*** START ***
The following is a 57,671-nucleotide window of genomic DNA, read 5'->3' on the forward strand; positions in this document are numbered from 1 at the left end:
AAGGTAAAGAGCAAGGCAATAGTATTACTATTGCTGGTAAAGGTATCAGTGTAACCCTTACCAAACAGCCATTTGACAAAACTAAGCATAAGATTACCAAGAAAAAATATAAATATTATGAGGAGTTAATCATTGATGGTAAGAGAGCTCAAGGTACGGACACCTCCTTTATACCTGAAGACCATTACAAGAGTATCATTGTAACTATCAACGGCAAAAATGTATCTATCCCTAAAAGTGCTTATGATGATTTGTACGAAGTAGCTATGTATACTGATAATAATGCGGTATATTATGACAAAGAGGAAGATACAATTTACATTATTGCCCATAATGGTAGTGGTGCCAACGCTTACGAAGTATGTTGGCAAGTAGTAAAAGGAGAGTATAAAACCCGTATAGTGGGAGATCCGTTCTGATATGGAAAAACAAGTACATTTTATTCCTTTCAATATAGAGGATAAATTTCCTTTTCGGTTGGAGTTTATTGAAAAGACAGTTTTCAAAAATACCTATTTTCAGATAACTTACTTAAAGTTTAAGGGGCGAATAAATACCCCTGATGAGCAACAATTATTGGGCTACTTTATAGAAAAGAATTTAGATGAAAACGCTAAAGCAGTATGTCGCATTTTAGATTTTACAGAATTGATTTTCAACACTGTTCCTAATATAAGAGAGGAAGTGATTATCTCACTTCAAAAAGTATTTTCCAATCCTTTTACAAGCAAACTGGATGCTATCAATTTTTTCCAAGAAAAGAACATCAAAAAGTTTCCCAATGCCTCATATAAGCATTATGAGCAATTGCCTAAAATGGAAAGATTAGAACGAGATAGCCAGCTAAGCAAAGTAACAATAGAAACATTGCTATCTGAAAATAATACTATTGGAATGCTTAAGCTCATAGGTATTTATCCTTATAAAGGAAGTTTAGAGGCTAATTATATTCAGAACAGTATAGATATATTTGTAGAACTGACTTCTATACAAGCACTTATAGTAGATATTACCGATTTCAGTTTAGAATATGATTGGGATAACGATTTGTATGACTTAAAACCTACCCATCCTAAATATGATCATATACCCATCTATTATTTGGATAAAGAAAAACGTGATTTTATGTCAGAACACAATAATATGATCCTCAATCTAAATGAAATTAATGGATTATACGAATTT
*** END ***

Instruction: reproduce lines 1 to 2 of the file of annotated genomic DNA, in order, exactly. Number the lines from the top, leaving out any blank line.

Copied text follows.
The following is a 57,671-nucleotide window of genomic DNA, read 5'->3' on the forward strand; positions in this document are numbered from 1 at the left end:
AAGGTAAAGAGCAAGGCAATAGTATTACTATTGCTGGTAAAGGTATCAGTGTAACCCTTACCAAACAGCCATTTGACAAAACTAAGCATAAGATTACCAAGAAAAAATATAAATATTATGAGGAGTTAATCATTGATGGTAAGAGAGCTCAAGGTACGGACACCTCCTTTATACCTGAAGACCATTACAAGAGTATCATTGTAACTATCAACGGCAAAAATGTATCTATCCCTAAAAGTGCTTATGATGATTTGTACGAAGTAGCTATGTATACTGATAATAATGCGGTATATTATGACAAAGAGGAAGATACAATTTACATTATTGCCCATAATGGTAGTGGTGCCAACGCTTACGAAGTATGTTGGCAAGTAGTAAAAGGAGAGTATAAAACCCGTATAGTGGGAGATCCGTTCTGATATGGAAAAACAAGTACATTTTATTCCTTTCAATATAGAGGATAAATTTCCTTTTCGGTTGGAGTTTATTGAAAAGACAGTTTTCAAAAATACCTATTTTCAGATAACTTACTTAAAGTTTAAGGGGCGAATAAATACCCCTGATGAGCAACAATTATTGGGCTACTTTATAGAAAAGAATTTAGATGAAAACGCTAAAGCAGTATGTCGCATTTTAGATTTTACAGAATTGATTTTCAACACTGTTCCTAATATAAGAGAGGAAGTGATTATCTCACTTCAAAAAGTATTTTCCAATCCTTTTACAAGCAAACTGGATGCTATCAATTTTTTCCAAGAAAAGAACATCAAAAAGTTTCCCAATGCCTCATATAAGCATTATGAGCAATTGCCTAAAATGGAAAGATTAGAACGAGATAGCCAGCTAAGCAAAGTAACAATAGAAACATTGCTATCTGAAAATAATACTATTGGAATGCTTAAGCTCATAGGTATTTATCCTTATAAAGGAAGTTTAGAGGCTAATTATATTCAGAACAGTATAGATATATTTGTAGAACTGACTTCTATACAAGCACTTATAGTAGATATTACCGATTTCAGTTTAGAATATGATTGGGATAACGATTTGTATGACTTAAAACCTACCCATCCTAAATATGATCATATACCCATCTATTATTTGGATAAAGAAAAACGTGATTTTATGTCAGAACACAATAATATGATCCTCAATCTAAATGAAATTAATGGATTATACGAATTT